Patterns in air quality and the provision of public green spaces reflect a profoundly unequal society. In 2016, Hong Kong’s Census Reports recorded a Gini coefficient result of 0.539, well exceeding most developed economies. This represents an astonishing concentration of wealth amongst Hong Kong’s elite (Oxfam, 2016: 1). The city’s tiny and unsafe cage housing seems a world away from the luxury penthouses lining the airy Victoria Harbour, or the mansions scattered around the lush greenery of Victoria Peak. These colonial-era place names parallel ongoing power relations which benefit a wealthy and internationally mobile elite.
Hong Kong seems perennially preoccupied with marketing itself as a welcoming global city, a destination for expatriates who might better be described as economic migrants to the tax haven. Still, as the authorities try to paint a picture of Hong Kong as an ‘ecologically secure premium enclave’ (Lee, 2013: 906), the reality is that the city’s political ecology is increasingly subject to the interests of Mainland China. The evolution of Hong Kong’s water supply arrangements expose this increased dependence, and more recently, the prioritisation of Mainland cities by the Chinese authorities as Hong Kong becomes a ‘good partner’, or indeed a subordinate to the Mainland (Civic exchange, 2017: 1).
Hong Kong’s citizens are all-too-aware of these shifting power relations, as the city becomes more dependent on Mainland resources and trade. These shifting power relations underpin a contemporary crisis in the city’s Chinese identity, as pro-democracy protests and related civil unrest have rocked the city for nearly a year. The pandemic has ultimately stifled demonstrations, much to the satisfaction of Chinese authorities, who have opportunistically unveiled sweeping new ‘national security’ laws which will erode the SAR’s right to a ‘high degree of autonomy’. The move has even been described as ‘the end of Hong Kong’, and reiterates the fundamental role of urban political ecology in the life and identity of this disputed Chinese and global city, both now and into the future.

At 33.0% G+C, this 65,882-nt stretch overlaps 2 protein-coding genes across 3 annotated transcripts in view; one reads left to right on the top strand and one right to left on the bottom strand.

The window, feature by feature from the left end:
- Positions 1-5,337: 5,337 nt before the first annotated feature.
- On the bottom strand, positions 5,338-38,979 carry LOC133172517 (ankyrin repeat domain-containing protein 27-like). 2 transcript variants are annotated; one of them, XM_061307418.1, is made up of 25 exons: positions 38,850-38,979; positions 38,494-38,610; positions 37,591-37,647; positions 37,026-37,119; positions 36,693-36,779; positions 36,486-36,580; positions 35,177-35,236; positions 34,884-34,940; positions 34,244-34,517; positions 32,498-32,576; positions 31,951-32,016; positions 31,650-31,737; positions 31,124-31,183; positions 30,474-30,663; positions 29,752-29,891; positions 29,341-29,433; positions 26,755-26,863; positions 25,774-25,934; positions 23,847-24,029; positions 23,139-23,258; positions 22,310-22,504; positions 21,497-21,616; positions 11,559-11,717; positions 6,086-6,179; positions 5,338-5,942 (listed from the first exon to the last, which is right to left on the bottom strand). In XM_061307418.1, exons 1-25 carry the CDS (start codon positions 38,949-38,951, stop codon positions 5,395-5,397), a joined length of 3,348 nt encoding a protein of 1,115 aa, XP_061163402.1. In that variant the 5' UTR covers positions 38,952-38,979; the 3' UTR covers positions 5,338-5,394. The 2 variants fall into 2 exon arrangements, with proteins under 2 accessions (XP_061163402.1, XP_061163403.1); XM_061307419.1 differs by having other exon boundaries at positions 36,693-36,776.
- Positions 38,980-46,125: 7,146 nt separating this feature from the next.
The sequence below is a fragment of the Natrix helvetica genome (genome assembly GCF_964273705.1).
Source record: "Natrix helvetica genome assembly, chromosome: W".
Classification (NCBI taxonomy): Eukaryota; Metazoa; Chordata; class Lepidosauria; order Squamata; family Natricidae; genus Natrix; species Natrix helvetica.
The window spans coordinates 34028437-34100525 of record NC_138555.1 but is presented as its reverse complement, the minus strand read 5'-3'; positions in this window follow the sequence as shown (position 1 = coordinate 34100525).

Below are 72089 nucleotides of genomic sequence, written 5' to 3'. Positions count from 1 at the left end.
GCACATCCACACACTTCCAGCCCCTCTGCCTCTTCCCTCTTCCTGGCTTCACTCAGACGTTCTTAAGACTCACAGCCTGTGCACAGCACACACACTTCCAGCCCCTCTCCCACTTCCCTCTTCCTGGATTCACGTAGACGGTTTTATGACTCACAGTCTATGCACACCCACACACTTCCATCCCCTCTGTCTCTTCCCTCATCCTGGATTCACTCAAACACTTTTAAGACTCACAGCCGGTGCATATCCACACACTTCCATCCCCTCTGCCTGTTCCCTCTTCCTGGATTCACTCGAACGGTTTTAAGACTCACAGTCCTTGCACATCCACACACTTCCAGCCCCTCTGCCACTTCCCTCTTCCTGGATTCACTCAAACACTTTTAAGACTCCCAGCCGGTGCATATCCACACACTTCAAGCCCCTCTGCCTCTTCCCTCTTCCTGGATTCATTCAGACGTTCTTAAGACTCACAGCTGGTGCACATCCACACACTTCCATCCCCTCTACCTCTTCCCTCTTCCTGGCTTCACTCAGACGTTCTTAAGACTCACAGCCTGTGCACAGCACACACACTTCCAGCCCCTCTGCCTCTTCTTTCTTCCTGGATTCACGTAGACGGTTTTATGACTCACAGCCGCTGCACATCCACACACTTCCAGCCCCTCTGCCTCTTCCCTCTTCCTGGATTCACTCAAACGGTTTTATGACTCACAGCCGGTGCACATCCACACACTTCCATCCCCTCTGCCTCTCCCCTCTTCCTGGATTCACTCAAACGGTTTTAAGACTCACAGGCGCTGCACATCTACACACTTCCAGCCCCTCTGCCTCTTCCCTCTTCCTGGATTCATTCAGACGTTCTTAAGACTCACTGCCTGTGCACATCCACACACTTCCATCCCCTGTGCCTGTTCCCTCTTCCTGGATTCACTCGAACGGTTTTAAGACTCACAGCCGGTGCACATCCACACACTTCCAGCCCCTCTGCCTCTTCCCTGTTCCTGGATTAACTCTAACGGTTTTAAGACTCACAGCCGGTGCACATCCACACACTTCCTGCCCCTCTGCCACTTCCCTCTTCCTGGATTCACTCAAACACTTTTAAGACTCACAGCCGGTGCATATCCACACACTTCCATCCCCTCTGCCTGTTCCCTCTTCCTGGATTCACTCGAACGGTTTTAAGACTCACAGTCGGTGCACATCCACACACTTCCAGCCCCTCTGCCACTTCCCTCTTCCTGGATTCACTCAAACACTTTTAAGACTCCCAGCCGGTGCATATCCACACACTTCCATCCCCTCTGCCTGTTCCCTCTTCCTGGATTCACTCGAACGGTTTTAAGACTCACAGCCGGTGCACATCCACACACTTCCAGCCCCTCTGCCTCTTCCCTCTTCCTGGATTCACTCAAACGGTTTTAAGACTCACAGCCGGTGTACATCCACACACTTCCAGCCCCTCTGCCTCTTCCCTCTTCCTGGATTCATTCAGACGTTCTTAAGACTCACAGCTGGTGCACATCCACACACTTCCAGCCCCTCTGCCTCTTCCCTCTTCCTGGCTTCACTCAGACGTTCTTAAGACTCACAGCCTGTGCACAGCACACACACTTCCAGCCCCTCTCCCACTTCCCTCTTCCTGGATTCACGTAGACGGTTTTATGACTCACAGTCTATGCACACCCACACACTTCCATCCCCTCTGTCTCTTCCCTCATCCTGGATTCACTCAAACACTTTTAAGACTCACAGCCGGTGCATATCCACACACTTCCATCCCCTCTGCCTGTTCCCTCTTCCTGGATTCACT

Civic Exchange, ‘The Illusion of Plenty: Hong Kong’s Water Security, Working Towards Regional Water Harmony’, 2017, available at: https://civic-exchange.org/report/water2017/
Lee, Nelson L., ‘The Changing Nature of Border, Scale, and the Production of Hong Kong’s Water Supply System since 1959’, International Journal of Urban and Regional Research, Vol. 38.3, 2014, p. 903-921
Oxfam, ‘Hong Kong Inequality Report’, World Without Poverty, 2017, available at: https://www.oxfam.org.hk/tc/f/news_and_publication/16372/Oxfam_inequality%20report_Eng_FINAL.pdf
Feature Image: Hong Kong skyline from Victoria Peak, author, 2017
‘The Chinese flag flies higher than the SAR’s flag at government buildings in the city’, Vivek Prakash/Agence France-Presse, Getty Images, accessed at: https://www.nytimes.com/2019/07/03/opinion/hong-kong-protest.html